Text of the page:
FOBIA  Friends of Belle Isle Aquarium

Click for FOBIA homepage

  |  | Shop |
| Home | LocationNews |
| FOBIA Forum | Calendar| Contact | Search Site |
| Aquarium Tour | Virtual Aquarium | Links |

Fight! | FAQ's | Sign in to fight! | Squeaky Wheel | Opinions | Media |
| Highlights | FOBIA Meetings | Downloads | $Donate!$ | Donations so far |


Without donor, Detroit may lose aquarium

PUBLISHED: March 14, 2005

If you want some examples of why people are losing trust in government, let me share one with you.

Let's start with one real close to home: the Belle Isle Aquarium.

Unless a big donor steps up soon, the oldest operating aquarium in North America will close April 3.

And this is the city that will host the NFL's Super Bowl at Ford Field and Major League baseball's All-Star game at Comerica Park. But it has no money to keep the doors open at the historic aquarium where school children learn about marine life.

Detroit Mayor Kwame Kilpatrick says the city's bleak financial status and falling attendance at the aquarium are the leading causes of having to resort to such drastic action.

In announcing the pending closing of the 101-year-old aquarium, Howard Hughey, a spokesman for the mayor, said the cost of operating the aquarium at $530,000 was an overwhelming drain on Detroit's finances. Hughey said time has run out and the city must pull the plug on the treasured landmark.

But that announcement came as a surprise to Kate Alan, president of the Friends of the Belle Isle Aquarium. Alan told a newspaper that her group had begun discussions with Detroit's chief administrative officer, Derrick Miller, about rescuing the aquarium.

Hopefully, Alan and her group will get the message through that the public is tired of the flimsy excuses government agencies come up with to cover failed management.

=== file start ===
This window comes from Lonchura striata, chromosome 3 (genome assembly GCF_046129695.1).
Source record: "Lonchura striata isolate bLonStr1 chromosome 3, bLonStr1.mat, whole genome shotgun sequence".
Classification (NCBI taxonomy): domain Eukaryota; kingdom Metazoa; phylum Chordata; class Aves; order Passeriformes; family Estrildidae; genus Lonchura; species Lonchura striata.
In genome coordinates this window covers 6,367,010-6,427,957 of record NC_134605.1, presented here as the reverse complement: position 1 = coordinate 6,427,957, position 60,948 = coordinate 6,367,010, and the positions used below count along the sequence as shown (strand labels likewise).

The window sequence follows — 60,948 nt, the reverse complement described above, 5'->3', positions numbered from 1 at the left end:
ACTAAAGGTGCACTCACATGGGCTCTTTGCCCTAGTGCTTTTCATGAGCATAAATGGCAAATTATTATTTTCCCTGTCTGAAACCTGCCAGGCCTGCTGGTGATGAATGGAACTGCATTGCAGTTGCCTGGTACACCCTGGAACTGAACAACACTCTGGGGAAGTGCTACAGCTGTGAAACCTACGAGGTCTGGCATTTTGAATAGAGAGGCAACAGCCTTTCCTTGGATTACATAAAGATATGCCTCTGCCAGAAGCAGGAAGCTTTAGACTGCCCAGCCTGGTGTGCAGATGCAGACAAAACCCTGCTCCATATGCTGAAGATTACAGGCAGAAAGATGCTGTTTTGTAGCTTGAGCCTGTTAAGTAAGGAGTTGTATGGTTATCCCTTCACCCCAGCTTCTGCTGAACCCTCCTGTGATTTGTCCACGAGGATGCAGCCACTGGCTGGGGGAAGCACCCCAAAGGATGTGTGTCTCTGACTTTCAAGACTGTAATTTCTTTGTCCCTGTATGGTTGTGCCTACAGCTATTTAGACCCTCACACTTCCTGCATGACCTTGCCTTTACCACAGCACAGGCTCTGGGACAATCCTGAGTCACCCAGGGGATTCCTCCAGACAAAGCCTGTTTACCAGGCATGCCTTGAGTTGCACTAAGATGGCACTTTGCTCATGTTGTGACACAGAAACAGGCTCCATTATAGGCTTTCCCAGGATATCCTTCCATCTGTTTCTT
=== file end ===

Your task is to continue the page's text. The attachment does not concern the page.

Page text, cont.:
Officials lament that the aquarium's attendance dropped from 113,000 in 1995 to 56,000 last year, and that with so much less in admission revenue the city has no other recourse but to close the aquarium. They are way off base.

My niece, Sharon Broglin, remembers visiting the aquarium during school trips while a student at the Beard School in Detroit. It left such a lasting impression she attended last month's rally to save the aquarium.

And she offers some sound advice: "First, they closed the Children's Zoo, now they want to close the aquarium. What's next? And what about school trips for the children in Detroit's schools? What about their impressions of learning about marine life at the oldest continuing aquarium in North America?"

For Sharon, history and traditions are an integral part of life and the kind of society we want.

In her spare time after work and caring for her family, Sharon serves as director of the Allen Park Museum.

She is right about saving the Belle Isle Aquarium. If we let Kilpatrick drain the aquarium, what's next?

Come on, Mr. Mayor, recruit a corporate-thinking management team to run Belle Isle, increase its security and run it like a business. In fact, go the full length and develop the same corporate team concept to manage and guide the Detroit Zoo and the historic Fort Wayne Military Reservation, parked along the banks of the Detroit River in southwest Detroit, pleading for care and renovation.

The public has grown weary of the failings of government, especially the handful of public-owned sites shuttered because of poor government management. When it comes to managing the city's public parks, Belle Isle, the Detroit Zoo and Fort Wayne Military Reservation, the best must be the priority.

For an update on the fight to save the aquarium, visit

If the aquarium is closed, will the other public edifices be next because management has a right to mismanage?

While we mothball such gems, the city is trying to brighten its image for the 2005 All-Star game and the Super Bowl, and at whatever the cost.

But for Detroit school children, field trips to the Belle Isle Aquarium may be scrubbed.

The city said it's too costly.

Send comments to